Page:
Can Super-Fast Hand Dryers Damage Your Hearing?

If you are reading this, then you probably suspect what the answer may be. Sadly, your suspicions would seem to be correct - it would seem that yes, the relatively new "super-fast" hand dryers can indeed negatively impact your hearing.

If you are reading this, then you probably suspect what the answer may be. Sadly, your suspicions would seem to be correct - it would seem that yes, the relatively new "super-fast" hand dryers can indeed negatively impact your hearing.

A recent study has suggested that the new models of hand dryers can have a fairly severe effect - they can have the same impact on your hearing as a pneumatic drill at close range would.

How Have They Passed Safety Testing?

It would seem as though they have successfully got through the typical barrage of safety tests simply via inaccuracies in the testing conditions - the product testing labs are significantly larger than your typical public toilet, and as such the final results were almost irrelevant.

Various researchers from Goldsmiths, University of London carried out this study, testing the acoustics in a lab of a "box shape" typical of public toilets. The results of this new study carried some startling findings: the noise levels recorded were eleven times as high as the ones reported by the product testing labs!

The head of the Goldsmiths sound practice research unit, Dr John Levack Drever, claimed that the difference in results was down to the "ultra-absorbent" acoustic lab environments, and how greatly they affect the noise in comparison to the real-life outcome in a public toilet. This latter environment would see the noise being "vastly amplified" due to the "highly reverberant and reflective" surroundings.

What Can Be Done to Correct This?

Dr Levack seems to think that the answer is simple: ditch the laboratories. To get a more realistic approach - one that is applicable to a real world scenario - they need to conduct their tests in a more realistic environment.

Levack states that users need to come together with engineers and sound artists in order to "tune the products accordingly", so that they make less noise in the typical hand dryer locations.

What Is So Bad About Loud Noises?

Apart from the obvious things like deafness (we'll get to those in a moment), the noise levels given out by these hand dryers cause some other negative effects.

Some of these effects are less apparent because they affect minorities instead of the population as a whole. For example, elderly sufferers of dementia and Alzheimer's disease can suffer from discomfort and confusion caused by the noise, whilst people who are blind or have impaired vision can experience greater difficulty in navigation. Because the noise can reach such overwhelmingly loud levels, users of hearing aids are sometimes forced to turn off their devices whilst using a public toilet.

And of course, prolonged exposure to loud noises can lead to a degradation in the ability to hear.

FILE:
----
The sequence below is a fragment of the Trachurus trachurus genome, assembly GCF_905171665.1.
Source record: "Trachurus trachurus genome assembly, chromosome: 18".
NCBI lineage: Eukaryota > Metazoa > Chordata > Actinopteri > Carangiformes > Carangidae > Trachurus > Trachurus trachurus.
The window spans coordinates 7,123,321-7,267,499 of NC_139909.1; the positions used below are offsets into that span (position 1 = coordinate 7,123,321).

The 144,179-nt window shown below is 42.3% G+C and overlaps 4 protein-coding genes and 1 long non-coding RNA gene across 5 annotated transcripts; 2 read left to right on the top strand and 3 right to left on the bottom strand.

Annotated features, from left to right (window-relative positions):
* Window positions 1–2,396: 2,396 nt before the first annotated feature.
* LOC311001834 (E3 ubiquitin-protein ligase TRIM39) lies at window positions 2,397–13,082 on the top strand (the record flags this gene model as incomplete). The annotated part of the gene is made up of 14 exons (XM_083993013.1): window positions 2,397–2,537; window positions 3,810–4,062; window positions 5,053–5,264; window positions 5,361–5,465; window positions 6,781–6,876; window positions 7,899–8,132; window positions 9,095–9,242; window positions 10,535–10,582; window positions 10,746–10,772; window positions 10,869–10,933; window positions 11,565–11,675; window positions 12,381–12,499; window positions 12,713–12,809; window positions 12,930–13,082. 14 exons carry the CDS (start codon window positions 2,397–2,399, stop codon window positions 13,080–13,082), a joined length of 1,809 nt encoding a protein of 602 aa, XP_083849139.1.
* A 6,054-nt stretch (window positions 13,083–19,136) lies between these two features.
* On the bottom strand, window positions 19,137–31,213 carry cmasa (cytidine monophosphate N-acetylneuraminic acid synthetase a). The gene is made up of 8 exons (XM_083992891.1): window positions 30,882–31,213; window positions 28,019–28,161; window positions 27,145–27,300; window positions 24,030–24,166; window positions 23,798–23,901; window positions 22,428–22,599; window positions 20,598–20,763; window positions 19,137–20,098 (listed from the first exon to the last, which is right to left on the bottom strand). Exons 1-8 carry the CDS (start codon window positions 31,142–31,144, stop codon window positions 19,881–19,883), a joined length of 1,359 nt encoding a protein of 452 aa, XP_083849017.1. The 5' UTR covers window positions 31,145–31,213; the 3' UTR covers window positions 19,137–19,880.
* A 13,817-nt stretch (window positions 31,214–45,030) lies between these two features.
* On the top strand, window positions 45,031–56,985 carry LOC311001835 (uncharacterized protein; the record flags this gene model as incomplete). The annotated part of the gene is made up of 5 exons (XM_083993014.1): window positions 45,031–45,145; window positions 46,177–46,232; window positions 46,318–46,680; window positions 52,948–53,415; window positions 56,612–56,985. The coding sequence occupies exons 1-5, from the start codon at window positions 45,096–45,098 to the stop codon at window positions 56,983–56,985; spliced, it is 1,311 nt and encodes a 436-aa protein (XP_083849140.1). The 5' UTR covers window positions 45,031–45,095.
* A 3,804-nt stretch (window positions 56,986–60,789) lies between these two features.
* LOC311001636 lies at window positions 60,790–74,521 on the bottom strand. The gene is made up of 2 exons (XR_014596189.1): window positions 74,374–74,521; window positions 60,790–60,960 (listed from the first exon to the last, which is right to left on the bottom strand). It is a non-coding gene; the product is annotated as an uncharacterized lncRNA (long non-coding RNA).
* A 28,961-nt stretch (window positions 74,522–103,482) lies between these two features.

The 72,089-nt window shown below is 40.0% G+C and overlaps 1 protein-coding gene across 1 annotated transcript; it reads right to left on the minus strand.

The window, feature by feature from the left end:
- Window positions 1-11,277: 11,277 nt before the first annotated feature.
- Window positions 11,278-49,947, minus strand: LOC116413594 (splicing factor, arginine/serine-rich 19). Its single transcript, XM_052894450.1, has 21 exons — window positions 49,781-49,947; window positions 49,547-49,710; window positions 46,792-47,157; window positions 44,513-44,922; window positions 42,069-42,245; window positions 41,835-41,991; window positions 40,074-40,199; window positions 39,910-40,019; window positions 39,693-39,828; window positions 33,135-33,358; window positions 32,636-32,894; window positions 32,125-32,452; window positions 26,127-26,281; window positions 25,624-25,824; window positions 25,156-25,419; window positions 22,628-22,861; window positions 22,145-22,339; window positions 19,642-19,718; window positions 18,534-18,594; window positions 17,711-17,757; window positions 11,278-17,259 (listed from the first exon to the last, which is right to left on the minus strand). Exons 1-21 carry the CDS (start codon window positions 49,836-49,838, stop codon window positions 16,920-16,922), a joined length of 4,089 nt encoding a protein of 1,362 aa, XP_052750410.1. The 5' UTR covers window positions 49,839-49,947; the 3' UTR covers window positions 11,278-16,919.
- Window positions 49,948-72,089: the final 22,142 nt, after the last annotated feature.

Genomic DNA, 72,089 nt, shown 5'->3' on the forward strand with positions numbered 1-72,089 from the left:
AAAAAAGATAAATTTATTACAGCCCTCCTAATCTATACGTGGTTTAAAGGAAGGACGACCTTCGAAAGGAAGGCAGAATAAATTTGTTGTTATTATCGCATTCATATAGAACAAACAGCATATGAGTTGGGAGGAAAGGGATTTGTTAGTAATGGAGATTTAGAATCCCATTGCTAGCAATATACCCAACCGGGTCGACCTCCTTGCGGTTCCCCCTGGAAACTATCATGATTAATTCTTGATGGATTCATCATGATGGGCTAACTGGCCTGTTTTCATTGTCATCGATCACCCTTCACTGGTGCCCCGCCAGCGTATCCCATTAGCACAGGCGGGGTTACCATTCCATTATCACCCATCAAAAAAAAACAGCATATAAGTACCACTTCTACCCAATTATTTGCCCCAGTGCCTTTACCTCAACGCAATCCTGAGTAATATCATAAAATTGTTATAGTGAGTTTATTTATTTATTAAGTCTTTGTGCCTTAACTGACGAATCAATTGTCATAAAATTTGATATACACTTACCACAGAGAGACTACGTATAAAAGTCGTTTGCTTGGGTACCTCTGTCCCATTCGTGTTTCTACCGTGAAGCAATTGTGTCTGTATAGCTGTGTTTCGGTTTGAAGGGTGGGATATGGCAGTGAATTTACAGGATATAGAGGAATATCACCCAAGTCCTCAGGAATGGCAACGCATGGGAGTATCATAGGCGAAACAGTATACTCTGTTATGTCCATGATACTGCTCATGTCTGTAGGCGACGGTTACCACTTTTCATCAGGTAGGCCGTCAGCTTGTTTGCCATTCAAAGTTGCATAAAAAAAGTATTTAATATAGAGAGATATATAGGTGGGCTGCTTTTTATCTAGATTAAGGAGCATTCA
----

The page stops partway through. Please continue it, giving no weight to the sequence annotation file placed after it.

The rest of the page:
The Causes of Hearing Loss

All sorts of things can lead to a diminishing of a person's aural faculties. The major factor is, of course, loud noise. Almost ten million UK people suffer from hearing loss, and noise is the biggest single contributor.

Whether you work in a noisy environment - such as a building site or on the runway - or you frequently listen to loud music, prolonged exposure to loud noises of any kind can result in a loss of hearing. If you want to make sure that your aural organs are in good shape, you should get an audiologist to check them out; you can book an online hearing test or approach your GP.

Deafness via noise exposure is almost completely avoidable, so take the proper precautions and protect your ears! If you work with loud noises, your employer has a legal obligation to protect your hearing under the Noise at Work laws. When sound exceeds 80 decibels, you have to get protection, whether from ear muffs or other methods.

Members of the armed forces are also at a great risk - weapons can reach an ear-shatteringly loud 140 dB! The Defence Hearing Working Group has been set up to offer situation-appropriate alternatives to traditional hearing protection.

Loud music is a stealthy cause of hearing damage: you likely won't notice the harm you're doing until it's too late. If you use ear phones to listen to music, listening at a volume of 89 dB or above should be kept to a maximum of five hours a week. One good rule of thumb is the "60:60" - if you're listening at 60% of your mp3 player's maximum volume, do so for no more than 60 minutes a day.

Some drugs can also cause damage to your hearing, though this is usually temporary. They are known as ototoxic drugs, and the negative effect should wear off not long after you stop taking the medication.

Repeated ear infections are another factor, and unexpected things such as grinding your teeth (or bruxism) can also do harm.

The Effects of Hearing Loss

The effects of hearing loss are legion, and they are varied. A recent study has linked people who are hard of hearing with an increased risk of dementia and Alzheimer's disease, and other effects can include a feeling of isolation, depression, decreased enjoyment in social activities and a lack of awareness. The latter problem can be particularly serious in potentially dangerous situations, such as crossing the road.

Of course, the worst thing about losing your hearing is the obvious one - you can no longer hear. No one wants to go deaf. Try and limit your usage of super-fast hand dryers if you can.

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